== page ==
Archive for January 8th, 2008

Tuesday, January 8th, 2008

Happy New Year

Hey guys,

Just a quick post to wish you all a happy new year. May your resolutions be fulfilled! :-p I hope I’ll achieve mine.

Sorry for the long delay for the previous article. Correlation is a very tricky technology. It’s still very vague and such. I hope I explained it clearly. :-) Other hickups for the delay were, well, the holidays and some strange wordpress problems… which still need to be fixed, actually. :p

Anyway, Happy 2008!

Tuesday, January 8th, 2008

Workflow Insights: Correlation

Correlation is one of the key concepts in Workflow Foundation to understand when developping workflows. Most of the time people are confused about what correlation exactly is. They can’t really describe it, they can’t really explain it. Unfortunately, when you do not fully grasp this concept, it can lead to some major confusion when developping advanced scenarios and custom activities.

So what is correlation? Correlation is the machanism created to map an inbound message for a specific instance (sent from an external source) to the specific handler within the activity. There are two levels here:

  • specific instance
  • specific handler within the activity

Each level has his own differentiater. The specific instance (known by the external souce in the outside world) is defined by the CorrelationParameter and the specific handler within the activity (note that a workflow is an activity too) by the CorrelationToken.

But how is this implemented? Well, let’s first recap the basic objective: we are trying to establish external communication. The Workflow Foundation achieves this by using interfaces as a “channel”. The implementation of such a “channel” interface is a service which is added to the workflow runtime. This is actually the heart of correlation. As there are many instances (in the outside world) the service can work on, Workflow Foundation needs to know with which instance it must work on. This is why we need to define the CorrelationParameter in our “channel” interface. This is how an interface for external communication can look like.

public interface ITaskService
  void CreateTask(string taskId, string assignee, string text);

In this example we define a CorrelationParameter “taskId” that will help us differentiate tasks – the instances – in the outside world. This name will stand for the correlation paramater throughout the whole interface. So when you use this name in a member (eg. CreateTask) as a parameter, Workflow Foundation considers the parameter as a correlation parameter for that member. Note that a correlation parameter can be a guid, int or whatever.
You also see a CorrelationInitializer attribute in there, which decorates the CreateTask member. When calling a member with this attribute, Workflow Foundation will know that the correlation parameter is initialized with this member. It will then reset internal pointers.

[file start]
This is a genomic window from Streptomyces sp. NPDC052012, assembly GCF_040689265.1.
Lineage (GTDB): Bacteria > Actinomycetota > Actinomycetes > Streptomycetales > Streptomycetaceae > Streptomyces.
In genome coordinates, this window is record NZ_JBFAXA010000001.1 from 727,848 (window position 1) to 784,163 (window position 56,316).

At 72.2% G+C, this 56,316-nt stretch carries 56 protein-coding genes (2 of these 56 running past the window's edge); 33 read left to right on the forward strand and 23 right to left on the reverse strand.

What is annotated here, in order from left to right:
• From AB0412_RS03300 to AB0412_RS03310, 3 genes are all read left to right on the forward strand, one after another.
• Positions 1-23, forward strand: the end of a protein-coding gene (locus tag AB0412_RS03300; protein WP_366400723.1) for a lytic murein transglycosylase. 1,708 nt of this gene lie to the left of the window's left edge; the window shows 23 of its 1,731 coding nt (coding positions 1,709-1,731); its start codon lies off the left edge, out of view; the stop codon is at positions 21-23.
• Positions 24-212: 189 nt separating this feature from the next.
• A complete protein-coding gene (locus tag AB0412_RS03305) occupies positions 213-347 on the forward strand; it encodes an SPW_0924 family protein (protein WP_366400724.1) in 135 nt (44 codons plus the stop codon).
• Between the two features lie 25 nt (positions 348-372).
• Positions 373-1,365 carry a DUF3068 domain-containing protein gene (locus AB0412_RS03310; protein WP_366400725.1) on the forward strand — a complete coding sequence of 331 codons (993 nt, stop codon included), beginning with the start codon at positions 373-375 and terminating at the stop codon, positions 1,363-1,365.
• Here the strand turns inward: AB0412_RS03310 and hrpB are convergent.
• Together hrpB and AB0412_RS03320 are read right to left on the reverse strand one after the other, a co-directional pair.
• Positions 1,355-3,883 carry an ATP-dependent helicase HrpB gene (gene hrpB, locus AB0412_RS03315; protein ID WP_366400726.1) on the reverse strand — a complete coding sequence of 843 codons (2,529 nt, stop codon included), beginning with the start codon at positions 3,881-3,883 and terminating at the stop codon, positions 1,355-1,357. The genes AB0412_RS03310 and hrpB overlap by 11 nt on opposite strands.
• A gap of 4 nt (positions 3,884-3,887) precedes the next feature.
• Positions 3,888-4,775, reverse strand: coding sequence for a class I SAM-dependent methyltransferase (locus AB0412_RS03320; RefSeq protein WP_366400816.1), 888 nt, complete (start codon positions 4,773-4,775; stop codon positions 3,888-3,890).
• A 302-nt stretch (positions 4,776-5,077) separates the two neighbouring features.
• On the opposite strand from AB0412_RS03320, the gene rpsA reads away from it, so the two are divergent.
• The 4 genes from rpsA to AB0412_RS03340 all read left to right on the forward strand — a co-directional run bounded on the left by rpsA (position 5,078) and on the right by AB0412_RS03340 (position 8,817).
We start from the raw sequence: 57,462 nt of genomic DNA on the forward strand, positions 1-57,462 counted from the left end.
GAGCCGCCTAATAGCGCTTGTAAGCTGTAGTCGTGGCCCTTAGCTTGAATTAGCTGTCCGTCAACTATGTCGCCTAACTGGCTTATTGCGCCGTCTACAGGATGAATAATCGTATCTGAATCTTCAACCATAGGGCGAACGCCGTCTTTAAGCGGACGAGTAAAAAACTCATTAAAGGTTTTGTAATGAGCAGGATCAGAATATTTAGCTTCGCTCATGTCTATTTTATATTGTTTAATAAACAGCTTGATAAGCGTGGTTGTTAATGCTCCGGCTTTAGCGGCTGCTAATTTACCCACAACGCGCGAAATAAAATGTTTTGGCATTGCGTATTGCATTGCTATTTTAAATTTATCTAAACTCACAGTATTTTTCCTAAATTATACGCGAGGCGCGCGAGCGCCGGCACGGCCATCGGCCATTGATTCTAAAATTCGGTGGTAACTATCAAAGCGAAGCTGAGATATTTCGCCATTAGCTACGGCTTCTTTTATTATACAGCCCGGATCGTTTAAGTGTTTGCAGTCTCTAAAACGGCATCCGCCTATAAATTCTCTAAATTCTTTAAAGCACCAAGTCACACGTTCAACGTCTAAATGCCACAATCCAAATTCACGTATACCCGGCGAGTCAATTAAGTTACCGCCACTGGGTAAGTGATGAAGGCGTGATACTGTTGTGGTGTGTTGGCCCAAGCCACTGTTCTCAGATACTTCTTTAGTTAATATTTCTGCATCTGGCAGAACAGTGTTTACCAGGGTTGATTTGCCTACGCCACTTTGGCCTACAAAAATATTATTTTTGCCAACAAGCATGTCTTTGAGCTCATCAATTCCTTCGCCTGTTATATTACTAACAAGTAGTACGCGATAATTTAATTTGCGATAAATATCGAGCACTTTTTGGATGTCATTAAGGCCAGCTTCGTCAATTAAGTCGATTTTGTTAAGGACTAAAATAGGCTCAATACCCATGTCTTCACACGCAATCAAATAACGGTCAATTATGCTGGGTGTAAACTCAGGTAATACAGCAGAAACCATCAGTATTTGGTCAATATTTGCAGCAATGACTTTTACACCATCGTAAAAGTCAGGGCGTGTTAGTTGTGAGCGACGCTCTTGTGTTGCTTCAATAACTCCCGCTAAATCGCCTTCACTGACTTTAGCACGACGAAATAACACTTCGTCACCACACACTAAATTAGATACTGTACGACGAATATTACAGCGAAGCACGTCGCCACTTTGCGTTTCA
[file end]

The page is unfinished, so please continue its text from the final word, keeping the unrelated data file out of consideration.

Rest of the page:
Now that the channel is defined, you can use it within your activity. You can use the channel directly by querying the runtime for the correct service. Workflow Foundation however gives you another possibility to ease working with different instances and handlers for those instances WITHIN your activity. This is where Correlation Tokens come into play. A correlation token encapsulates the correlation parameter and a value, together as a correlation property. For our task example, we could create a correlation token named “taskToken” which encapsulates the correlation property of property parameter “taskId” with the value 25. In other words this correlation token will hold the reference to the task 25.
Workflow Foundation also provides two activities that use this correlation token: CallExternalMethodActivity and HandleExternalEventActivity. A common way to use these activities consists of overriding their methods when developping custom activities (most sharepoint activities are implemented this way). Another method is to use them directly by setting the correct service, member name and parameters. As you probably already figured out, the first activity is able to call external methods. The HandleExternalEventActivity, on the other hand, will wait and listen for a specified event (after which it can trigger methods). Both of those activities use the correlation token to determine which instance they have to work with. It, however, makes most sense with the HandleExternalEventActivity, as an event cannot handle parameters, while the method called from a CallExternalMethodActivity specifies which instance to work on by one of the parameters.
To resume, here is a little schema of how to look at correlation tokens:

Workflow Insights: Correlation Token Overview

I hope this article helped you guys understand correlation a bit more. Untill next time..